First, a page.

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5 Ways to Honour Your Child's Teacher This Holiday Season

11/28/2014 05:53 EST | Updated 01/28/2015 05:59 EST

When my boys were small, I thanked their teachers all of the time. I was always in the classroom, rummaging in desks for forgotten homework assignments, or asking for clarification about an after-school play rehearsal or soccer practice. I even got to volunteer for pizza lunches.

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But now, my older son is in Grade Eight. There's an unwritten rule about not appearing in the classroom. I do understand that Derrick is carving out his own place in the world and learning to manage his own responsibilities. And I understand the humiliation a 13-year-old would feel if Mom were constantly waving at the classroom door.

Still, I sometimes struggle to find ways to let our my son's teacher know how grateful I am for all that she brings to his life. The holidays are a rare opportunity, a moment in time when reaching out makes sense -- even to a cringing adolescent boy. Giving gifts is what everyone's doing, not some strange affectation unique to his parents. So how do I honour a teacher whom I barely know, in ways that are meaningful and somewhat personal?

Here are five things I'll do for my son's teacher this year:

  1. Give early: I'll send the gift early in December, so it doesn't disappear in the blur of wine bottles and chocolate boxes that appear on the last day of school. That way, Ms. D can enjoy it during the busy weeks leading up to the holidays.
  2. Write something: Rather than scribbling "Thanks for everything!" in a generic card, I'll write a more personal note. I'll recall those lessons or experiences that Derrick shared with excitement, including discussing the film The Butler or learning the fascinating, mystifying properties of pi in math class.
  3. Encourage my son to write something: Even if it's been a challenging term, it's healthy to nurture gratitude in kids. I'll have Derrick write a note, mentioning a couple of things that he enjoyed this term, to include in our envelope. Our artistic younger son might enjoy the challenge of making a little comic strip about life in the classroom.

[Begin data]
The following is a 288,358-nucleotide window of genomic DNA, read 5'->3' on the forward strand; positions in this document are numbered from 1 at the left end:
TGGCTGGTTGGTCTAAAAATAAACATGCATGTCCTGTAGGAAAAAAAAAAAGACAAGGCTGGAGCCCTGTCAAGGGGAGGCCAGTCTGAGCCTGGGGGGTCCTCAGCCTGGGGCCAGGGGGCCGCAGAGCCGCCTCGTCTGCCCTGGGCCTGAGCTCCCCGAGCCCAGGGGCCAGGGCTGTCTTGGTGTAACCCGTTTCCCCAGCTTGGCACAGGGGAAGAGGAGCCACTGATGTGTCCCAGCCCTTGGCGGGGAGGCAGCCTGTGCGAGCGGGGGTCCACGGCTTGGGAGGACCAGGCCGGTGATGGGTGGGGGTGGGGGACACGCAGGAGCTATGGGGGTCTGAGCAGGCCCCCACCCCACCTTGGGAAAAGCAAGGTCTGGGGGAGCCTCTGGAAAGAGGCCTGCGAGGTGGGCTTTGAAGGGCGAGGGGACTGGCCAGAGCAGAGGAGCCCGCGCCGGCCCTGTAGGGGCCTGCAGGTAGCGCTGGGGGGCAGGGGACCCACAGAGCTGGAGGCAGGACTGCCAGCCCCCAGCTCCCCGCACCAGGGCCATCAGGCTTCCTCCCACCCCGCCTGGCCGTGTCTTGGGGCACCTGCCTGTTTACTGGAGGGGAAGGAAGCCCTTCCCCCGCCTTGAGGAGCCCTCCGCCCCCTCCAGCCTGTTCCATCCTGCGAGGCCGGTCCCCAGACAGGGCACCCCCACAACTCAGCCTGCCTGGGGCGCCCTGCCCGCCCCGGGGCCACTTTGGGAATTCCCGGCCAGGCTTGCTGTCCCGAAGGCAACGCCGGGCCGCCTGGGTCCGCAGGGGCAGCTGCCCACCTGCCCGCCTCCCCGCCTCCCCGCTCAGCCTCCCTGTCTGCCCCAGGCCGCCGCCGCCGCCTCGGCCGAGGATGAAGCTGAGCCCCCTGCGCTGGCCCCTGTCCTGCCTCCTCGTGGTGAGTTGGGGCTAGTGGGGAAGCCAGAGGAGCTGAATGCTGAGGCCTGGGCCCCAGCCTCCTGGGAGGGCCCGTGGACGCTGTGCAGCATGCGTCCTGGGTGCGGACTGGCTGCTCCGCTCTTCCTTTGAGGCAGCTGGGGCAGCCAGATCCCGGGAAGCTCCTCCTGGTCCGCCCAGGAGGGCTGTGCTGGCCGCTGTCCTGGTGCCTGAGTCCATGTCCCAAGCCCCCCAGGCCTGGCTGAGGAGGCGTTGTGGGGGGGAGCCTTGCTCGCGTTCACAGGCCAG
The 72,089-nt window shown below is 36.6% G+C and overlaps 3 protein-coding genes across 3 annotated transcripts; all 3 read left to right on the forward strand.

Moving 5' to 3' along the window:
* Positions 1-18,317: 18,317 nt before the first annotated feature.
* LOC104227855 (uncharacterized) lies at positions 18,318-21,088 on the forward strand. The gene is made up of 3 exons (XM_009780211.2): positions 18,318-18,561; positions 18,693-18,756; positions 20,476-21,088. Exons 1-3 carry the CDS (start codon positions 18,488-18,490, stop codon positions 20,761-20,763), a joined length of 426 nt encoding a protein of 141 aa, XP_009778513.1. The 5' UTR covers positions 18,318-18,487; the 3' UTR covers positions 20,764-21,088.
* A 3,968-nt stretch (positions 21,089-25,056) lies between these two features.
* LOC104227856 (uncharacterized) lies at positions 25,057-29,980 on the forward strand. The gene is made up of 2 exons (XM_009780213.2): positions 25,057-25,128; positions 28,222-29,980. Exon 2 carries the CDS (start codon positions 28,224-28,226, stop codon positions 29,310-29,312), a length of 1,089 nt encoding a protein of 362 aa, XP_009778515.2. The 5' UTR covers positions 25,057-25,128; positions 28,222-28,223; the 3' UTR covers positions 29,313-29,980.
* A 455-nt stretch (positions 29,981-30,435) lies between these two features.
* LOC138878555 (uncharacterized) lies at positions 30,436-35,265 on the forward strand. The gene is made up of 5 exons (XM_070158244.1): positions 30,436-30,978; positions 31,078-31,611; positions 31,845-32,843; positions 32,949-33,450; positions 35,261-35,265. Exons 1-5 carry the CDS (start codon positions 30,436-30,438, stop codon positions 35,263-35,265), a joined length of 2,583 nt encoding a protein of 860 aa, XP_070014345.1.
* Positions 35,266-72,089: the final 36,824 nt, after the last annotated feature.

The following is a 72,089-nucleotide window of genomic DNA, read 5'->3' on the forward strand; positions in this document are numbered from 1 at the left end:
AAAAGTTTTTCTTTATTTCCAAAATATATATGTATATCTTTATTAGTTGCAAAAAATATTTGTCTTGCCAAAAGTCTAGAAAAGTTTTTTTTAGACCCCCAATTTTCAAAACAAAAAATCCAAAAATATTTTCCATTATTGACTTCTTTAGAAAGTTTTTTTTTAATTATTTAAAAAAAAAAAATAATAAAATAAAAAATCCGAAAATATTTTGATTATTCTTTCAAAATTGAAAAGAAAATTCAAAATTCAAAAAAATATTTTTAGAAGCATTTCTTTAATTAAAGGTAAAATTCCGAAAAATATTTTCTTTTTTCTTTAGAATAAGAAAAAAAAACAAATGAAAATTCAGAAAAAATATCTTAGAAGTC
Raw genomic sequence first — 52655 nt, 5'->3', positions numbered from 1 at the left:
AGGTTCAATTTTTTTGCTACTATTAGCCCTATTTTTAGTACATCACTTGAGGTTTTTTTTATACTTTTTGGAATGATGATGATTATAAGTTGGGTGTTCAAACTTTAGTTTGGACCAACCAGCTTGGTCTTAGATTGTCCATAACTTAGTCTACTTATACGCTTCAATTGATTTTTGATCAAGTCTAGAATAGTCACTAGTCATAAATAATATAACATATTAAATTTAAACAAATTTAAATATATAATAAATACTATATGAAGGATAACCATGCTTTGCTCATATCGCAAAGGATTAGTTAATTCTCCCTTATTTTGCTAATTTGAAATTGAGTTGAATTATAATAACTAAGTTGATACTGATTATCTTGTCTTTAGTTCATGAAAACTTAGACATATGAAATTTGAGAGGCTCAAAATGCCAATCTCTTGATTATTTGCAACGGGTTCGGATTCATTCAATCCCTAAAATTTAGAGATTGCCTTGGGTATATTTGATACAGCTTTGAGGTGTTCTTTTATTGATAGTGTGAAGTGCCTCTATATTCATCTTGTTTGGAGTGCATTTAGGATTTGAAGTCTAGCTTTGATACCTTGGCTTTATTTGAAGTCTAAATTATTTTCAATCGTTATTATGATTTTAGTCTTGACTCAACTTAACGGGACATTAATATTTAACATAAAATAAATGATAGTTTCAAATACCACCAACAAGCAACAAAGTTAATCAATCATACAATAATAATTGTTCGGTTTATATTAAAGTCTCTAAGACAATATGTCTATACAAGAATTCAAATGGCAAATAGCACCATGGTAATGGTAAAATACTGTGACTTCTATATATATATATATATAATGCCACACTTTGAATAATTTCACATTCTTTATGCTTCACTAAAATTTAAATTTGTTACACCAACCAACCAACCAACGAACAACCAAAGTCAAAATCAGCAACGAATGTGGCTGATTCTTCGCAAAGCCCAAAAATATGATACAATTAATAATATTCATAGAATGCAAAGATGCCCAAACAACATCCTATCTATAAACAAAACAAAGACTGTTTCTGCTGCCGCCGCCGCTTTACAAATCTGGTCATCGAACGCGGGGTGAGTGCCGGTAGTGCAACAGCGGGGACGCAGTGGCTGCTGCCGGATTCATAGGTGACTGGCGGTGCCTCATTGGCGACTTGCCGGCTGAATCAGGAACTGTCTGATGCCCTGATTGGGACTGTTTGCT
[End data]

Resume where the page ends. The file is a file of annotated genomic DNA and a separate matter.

4. Give a meaningful gift: We once received a handout from a teacher describing all the mugs she'd received over the years. She asked that families make donations in her name instead. Last year, I honoured Derrick's environmentally conscious, social-justice oriented homeroom teacher by giving a solar panel in her name to a poor community overseas through World Vision Gifts. She loved it, and felt so gratified that someone had heard what she was trying to teach. Although the gift cost more than I would normally have spent, I did receive a tax receipt.
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    You can provide books or school supplies in your teacher's name to a school in a developing country overseas.

  6. Remember the others: French, gym or music teachers usually get forgotten, as do principals and office staff. Consider giving a charitable gift for a group, listing everyone's names, and explaining what you've done in their honour. It could be a donation for a village overseas, or your very own school community -- perhaps toward those new computers the school is saving for.
However you decide to honour your child's teacher this Christmas, you will feel glad that you've done it. And your child will enjoy receiving the lovely "thank you" note that teachers tend to send back, further reinforcing the importance of acknowledging what's been given.

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